More than 80 people sat, stood and lined the walls of Room 170 of the 12001 Business Boulevard building December 14 to show support, at the Eagle River Community Council meeting there, for Cliff Cook in his mission to establish a Community Patrol for this area.
By the end of a lot of discussion, the Board passed a motion of support—to be reviewed in one year.
Many stayed to the bitter end after 9 p.m. having earlier raised their hands to support establishment of a patrol and many also pledged to help out with volunteer hours.
For months now Cook has been going hat-in-hand seeking support from area community councils in a quest to establish something similar to what has been functioning well in Birchwood more than nine years. This was not his first time before this council seeking support, however. Cook has also given his presentation to Eagle River Valley Community Council which was unable to vote for lack of a quorum. South Fork Community Council voted unanimously to support Cook’s efforts.
He conducted his first patrol November 7.
When asked by ER Council President, Michael Foster why he needed a statement of support from the council, Cook said he doesn’t really have to have it, but he would like to have it. He explained that he was fed up and wants to establish a credible monitoring service to depress criminal activity in Eagle River.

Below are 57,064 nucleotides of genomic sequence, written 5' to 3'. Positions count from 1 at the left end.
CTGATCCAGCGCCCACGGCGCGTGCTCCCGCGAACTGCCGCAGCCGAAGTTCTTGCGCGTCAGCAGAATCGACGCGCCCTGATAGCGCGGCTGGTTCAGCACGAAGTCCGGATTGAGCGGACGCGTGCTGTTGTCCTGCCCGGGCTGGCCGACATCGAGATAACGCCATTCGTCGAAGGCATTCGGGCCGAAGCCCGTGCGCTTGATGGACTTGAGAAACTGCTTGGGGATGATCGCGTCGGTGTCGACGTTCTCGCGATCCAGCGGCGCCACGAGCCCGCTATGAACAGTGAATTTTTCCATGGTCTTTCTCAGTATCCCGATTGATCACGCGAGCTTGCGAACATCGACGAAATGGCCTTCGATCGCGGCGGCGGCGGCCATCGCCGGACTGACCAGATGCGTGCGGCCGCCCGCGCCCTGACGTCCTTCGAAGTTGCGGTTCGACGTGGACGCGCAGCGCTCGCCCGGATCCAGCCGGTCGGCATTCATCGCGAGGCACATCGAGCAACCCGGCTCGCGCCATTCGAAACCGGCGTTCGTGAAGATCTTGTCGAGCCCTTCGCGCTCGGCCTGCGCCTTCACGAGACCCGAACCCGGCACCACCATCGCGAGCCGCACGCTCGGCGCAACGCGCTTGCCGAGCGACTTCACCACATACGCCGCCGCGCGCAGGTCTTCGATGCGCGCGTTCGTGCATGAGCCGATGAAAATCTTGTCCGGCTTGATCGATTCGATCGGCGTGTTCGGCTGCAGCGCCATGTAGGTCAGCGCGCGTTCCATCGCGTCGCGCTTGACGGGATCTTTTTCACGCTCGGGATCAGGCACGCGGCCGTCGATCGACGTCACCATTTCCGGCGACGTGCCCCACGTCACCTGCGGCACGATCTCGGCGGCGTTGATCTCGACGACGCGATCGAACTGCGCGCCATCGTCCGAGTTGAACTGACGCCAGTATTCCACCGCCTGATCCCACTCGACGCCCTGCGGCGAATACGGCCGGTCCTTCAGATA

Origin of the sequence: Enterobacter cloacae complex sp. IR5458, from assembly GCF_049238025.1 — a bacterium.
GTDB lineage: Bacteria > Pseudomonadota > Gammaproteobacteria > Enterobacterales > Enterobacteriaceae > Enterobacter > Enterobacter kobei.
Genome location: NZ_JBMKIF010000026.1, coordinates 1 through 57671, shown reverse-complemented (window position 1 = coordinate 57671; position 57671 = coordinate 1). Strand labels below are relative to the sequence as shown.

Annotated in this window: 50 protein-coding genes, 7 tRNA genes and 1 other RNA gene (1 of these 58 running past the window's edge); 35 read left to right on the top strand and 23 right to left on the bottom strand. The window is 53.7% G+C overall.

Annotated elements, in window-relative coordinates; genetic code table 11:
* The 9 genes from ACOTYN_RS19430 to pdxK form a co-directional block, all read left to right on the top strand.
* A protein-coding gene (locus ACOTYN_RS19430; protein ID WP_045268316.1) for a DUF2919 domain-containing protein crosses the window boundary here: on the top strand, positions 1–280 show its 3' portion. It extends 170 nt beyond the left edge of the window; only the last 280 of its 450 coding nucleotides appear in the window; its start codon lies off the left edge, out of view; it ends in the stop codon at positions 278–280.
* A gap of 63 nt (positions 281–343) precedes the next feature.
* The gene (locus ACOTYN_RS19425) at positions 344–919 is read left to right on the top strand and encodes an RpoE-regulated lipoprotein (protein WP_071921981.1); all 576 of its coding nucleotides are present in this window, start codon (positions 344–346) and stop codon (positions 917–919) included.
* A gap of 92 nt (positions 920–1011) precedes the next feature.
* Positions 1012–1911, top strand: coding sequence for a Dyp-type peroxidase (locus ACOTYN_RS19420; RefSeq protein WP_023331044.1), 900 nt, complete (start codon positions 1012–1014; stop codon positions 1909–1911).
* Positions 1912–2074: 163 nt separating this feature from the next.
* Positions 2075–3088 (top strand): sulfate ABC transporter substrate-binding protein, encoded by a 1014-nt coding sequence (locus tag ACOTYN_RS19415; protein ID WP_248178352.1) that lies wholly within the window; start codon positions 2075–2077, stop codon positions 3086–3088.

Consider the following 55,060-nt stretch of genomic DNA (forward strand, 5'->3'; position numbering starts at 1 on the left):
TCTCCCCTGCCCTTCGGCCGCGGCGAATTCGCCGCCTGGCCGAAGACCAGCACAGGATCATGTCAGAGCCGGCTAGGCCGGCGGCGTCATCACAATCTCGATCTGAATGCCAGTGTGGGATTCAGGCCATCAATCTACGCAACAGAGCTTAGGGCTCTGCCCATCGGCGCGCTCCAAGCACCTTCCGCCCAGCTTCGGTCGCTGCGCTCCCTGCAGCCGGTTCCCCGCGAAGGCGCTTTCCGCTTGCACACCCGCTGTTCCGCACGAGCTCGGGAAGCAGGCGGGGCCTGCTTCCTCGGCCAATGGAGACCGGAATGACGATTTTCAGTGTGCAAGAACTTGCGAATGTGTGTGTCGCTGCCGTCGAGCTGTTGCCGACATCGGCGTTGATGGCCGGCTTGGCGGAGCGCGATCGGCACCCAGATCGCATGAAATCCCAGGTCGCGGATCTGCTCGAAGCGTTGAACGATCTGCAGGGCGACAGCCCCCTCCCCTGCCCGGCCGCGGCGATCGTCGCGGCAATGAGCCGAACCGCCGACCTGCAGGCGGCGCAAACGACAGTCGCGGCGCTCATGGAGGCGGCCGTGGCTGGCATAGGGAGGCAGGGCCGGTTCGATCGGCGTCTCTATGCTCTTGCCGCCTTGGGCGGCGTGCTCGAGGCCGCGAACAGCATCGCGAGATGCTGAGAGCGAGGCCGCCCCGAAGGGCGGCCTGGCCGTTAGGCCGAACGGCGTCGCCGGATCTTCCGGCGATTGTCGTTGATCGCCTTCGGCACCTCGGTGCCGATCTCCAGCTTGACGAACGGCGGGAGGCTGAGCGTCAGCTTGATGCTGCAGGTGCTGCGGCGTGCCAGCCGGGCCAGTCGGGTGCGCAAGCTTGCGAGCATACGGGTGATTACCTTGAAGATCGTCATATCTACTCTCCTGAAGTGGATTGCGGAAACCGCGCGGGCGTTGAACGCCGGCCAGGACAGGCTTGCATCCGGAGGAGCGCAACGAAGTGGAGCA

A closed FaceBook Page, started by “Candy Wafer” drummed up support for this event and the council board seemed somewhat taken aback by the outpouring—even defensive at times during the meeting. A number of speakers at the meeting expressed fear for their families by publicly speaking out about crime.
“My intent tonight is to get all three councils in the Eagle River area to support this effort,” Cook explained in his presentation to the board. “I’ve been educated over the last nine months on the right way to do things and the wrong way to do things. I’ve gone along on APD ride-alongs; there are eight other community patrols in Anchorage, and we are simply hoping to establish the same here.”
Upon first impression, this retired Air Force gentleman could be an undercover cop in his leather jacket and pressed army green trousers. That role is believable, but he articulated the need for measured responsibilities as a community patrol officer being a lookout and reporter of criminal activity, rather than an authority figure.
“We all know crime has risen,” Cook continued. “I looked at the stats and crime has risen this year over last year in all community council areas. In Eagle River-Chugiak, “over the last few weeks there was an armed robbery down on Business Boulevard at the pizza place, and the scary thing is the individual with a gun actually shot when he left—so where did that bullet go? Starbucks was robbed and the thief was so desperate he couldn’t get money out of the cash register and ended up taking the tip jar. Finally, it was confirmed that an armed robbery happened at Microtel within days of Starbucks’…”
Later in the presentation he stated flatly: “Our intent is deterrence.”